The BBC has reported the death of Steve Strange, frontman of the 1980s synthpop group Visage and a major figure in the New Romantic scene, which answered the grimness and grime of punk with flowery sentiment and fashion. Strange reportedly suffered a heart attack in Egypt, dying at the age of 55.
Born in Wales as Steve Harrington, he became heavily involved in the burgeoning British punk scene—as so many did—after seeing a Sex Pistols concert. He befriended that band’s Glen Matlock and worked for its svengali Malcolm McLaren as a teenager, began arranging punk shows in his hometown, and formed his first punk band, The Moors Murderers, in 1977. While it played only a handful of gigs and never released any official recordings, The Moors Murderers proved to be a crucible of punk and New Wave stars, with a membership that included The Pretenders’ Chrissie Hynde, The Clash’s Topper Headon, The Psychedelic Furs’ Vince Ely, and Adam And The Ants’ The Kid.
Still, Strange had his biggest impact fostering other people’s bands, most notably around the Blitz Club he co-founded and oversaw in London. It was there that New Romantic was born, as Strange’s policy of only admitting “the weird and wonderful” gave birth to The Blitz Kids, a scene based around adopting outlandish, androgynous attire and makeup, worshipping at the altars of David Bowie and Roxy Music, and rejecting punk’s anti-fashion ethos with a new breed of electrified dandyism. It was here that future stars like Duran Duran, Culture Club, and Spandau Ballet were embraced and nurtured, away from the gob-hocking punk dives that likley would have torn them to shreds. Lording over them all was Strange, known as “The Peacock Prince.”
Strange’s own band Visage—which also featured Ultravox frontman Midge Ure—wouldn’t enjoy the sort of breakthrough success of those groups, though it did land one major hit with its single “Fade To Grey.” With gauzy synth layers and lyrics cooed in both English and French (spoken by Belgian college student Brigitte Arens), “Fade To Grey” encapsulated the swooning New Romantic movement every bit as much as its video, which featured Strange in silver body paint amid footage of various Blitz Kids in their club uniforms.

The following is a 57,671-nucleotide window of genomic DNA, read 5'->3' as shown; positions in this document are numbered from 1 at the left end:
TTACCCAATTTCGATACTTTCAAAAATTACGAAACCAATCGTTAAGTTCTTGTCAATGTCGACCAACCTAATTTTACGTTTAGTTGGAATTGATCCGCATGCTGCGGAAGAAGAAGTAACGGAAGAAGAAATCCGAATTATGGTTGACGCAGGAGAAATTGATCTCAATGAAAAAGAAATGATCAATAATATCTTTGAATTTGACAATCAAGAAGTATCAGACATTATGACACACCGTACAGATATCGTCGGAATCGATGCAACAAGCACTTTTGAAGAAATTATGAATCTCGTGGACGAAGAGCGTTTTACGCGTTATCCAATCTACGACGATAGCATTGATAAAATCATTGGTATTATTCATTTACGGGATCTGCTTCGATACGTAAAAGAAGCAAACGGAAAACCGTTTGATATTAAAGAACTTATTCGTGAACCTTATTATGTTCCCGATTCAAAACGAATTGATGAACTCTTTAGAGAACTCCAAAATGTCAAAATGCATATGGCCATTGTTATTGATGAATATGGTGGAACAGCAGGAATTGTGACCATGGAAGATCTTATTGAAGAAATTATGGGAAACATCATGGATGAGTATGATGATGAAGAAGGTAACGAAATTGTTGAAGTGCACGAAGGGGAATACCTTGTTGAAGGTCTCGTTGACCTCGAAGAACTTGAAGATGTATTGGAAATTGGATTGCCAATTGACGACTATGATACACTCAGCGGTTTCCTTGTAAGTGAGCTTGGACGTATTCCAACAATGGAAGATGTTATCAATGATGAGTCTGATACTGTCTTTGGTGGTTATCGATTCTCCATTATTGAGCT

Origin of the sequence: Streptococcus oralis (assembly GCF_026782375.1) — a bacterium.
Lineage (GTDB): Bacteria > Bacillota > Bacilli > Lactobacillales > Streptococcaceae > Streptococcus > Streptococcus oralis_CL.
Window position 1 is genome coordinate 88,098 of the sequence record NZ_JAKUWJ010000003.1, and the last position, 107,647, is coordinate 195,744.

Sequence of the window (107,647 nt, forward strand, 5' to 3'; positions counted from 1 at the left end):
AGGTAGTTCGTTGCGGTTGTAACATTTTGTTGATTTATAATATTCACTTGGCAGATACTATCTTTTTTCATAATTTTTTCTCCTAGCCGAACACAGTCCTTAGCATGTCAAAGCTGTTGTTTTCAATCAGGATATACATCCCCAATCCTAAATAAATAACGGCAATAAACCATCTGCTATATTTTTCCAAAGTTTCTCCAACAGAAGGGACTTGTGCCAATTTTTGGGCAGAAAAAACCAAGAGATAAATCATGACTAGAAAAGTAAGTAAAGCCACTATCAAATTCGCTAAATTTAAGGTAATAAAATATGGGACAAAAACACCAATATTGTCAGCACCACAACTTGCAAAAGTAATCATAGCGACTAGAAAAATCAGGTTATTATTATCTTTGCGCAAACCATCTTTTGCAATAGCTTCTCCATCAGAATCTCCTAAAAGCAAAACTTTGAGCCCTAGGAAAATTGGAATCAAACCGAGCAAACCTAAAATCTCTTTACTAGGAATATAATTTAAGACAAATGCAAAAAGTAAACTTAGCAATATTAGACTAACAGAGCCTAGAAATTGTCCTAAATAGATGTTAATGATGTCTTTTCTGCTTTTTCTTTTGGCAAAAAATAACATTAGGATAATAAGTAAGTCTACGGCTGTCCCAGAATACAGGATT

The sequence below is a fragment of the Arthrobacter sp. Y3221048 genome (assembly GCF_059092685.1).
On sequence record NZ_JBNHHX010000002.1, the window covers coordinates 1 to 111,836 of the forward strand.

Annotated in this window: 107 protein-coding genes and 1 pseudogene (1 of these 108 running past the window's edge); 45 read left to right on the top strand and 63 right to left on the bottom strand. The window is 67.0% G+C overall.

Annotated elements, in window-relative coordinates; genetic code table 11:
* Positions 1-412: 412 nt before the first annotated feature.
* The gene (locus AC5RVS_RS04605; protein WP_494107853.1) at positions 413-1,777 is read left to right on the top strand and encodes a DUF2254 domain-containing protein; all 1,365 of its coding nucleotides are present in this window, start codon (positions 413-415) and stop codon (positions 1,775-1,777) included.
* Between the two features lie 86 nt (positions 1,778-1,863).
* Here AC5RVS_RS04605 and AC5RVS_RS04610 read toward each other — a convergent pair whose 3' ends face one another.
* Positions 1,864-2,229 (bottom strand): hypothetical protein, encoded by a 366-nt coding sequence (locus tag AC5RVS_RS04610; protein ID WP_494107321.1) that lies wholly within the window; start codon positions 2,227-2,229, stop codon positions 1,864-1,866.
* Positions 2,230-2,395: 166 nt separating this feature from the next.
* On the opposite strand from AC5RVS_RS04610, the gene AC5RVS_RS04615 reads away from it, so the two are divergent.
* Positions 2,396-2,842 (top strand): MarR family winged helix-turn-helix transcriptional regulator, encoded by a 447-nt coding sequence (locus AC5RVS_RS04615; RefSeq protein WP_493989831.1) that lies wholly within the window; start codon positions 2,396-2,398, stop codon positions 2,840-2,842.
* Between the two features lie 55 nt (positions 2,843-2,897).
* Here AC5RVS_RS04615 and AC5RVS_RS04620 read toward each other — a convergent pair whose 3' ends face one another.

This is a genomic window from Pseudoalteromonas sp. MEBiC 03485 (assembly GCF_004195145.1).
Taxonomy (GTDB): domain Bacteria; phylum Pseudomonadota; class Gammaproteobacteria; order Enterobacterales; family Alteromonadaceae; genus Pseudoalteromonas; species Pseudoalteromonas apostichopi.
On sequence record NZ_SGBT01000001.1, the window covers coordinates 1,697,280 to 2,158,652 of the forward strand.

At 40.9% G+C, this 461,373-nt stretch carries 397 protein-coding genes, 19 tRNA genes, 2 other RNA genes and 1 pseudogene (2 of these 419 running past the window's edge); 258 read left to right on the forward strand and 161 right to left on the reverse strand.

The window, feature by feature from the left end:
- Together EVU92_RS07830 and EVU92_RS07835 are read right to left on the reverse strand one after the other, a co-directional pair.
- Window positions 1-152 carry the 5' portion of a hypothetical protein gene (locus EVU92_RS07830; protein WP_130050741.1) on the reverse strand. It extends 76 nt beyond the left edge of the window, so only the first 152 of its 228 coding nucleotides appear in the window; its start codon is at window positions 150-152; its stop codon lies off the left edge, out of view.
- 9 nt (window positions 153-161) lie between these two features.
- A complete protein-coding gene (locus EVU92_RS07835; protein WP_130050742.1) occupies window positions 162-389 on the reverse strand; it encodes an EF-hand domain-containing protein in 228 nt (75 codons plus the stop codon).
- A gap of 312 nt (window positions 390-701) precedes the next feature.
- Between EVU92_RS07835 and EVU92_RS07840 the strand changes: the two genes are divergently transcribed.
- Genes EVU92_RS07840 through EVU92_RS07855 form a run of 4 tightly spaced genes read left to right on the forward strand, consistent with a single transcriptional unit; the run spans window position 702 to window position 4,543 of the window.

Despite the success of “Fade To Grey” and the backing of a major label in Polydor, Visage struggled to hold onto its members—many of whom departed for bands like Magazine and the aforementioned Ultravox—but it still completed two more albums, The Anvil and Beat Boy, before disbanding in 1985. Tensions had long erupted over songwriting credit and who deserved more attention, which was particularly difficult with Strange cutting such a striking figure, both in and out of the group. In fact, Strange achieved arguably his greatest exposure in David Bowie’s video for “Ashes To Ashes,” a song that introduced the New Romantic aesthetic to the masses—and made Strange one of its major icons.
After Visage parted ways, Strange returned to club hosting and DJing, helping to foster another major movement with his trance nights in Ibiza. He was also a familiar face on British television, winning the reality competition Celebrity Scissorhands in 2007, appearing in various specials about the New Romantic movement, and making a tongue-in-cheek cameo as himself on the cop drama Ashes To Ashes.
By his own admission, Strange struggled with drug addiction off and on for years, but returned to music newly reenergized in 2002, determined to reform Visage and produce new material. With a lineup that included Ultravox’s Robin Simon, Strange released Hearts And Knives in 2013, the first album of new Visage songs in nearly 30 years, then followed it with last year’s Orchestral, a re-recording of classic Visage songs backed by a symphony orchestra.
Many of the musicians whose lives Strange touched have been offering up tributes today, including Duran Duran’s Simon Le Bon, Billy Idol, and Boy George: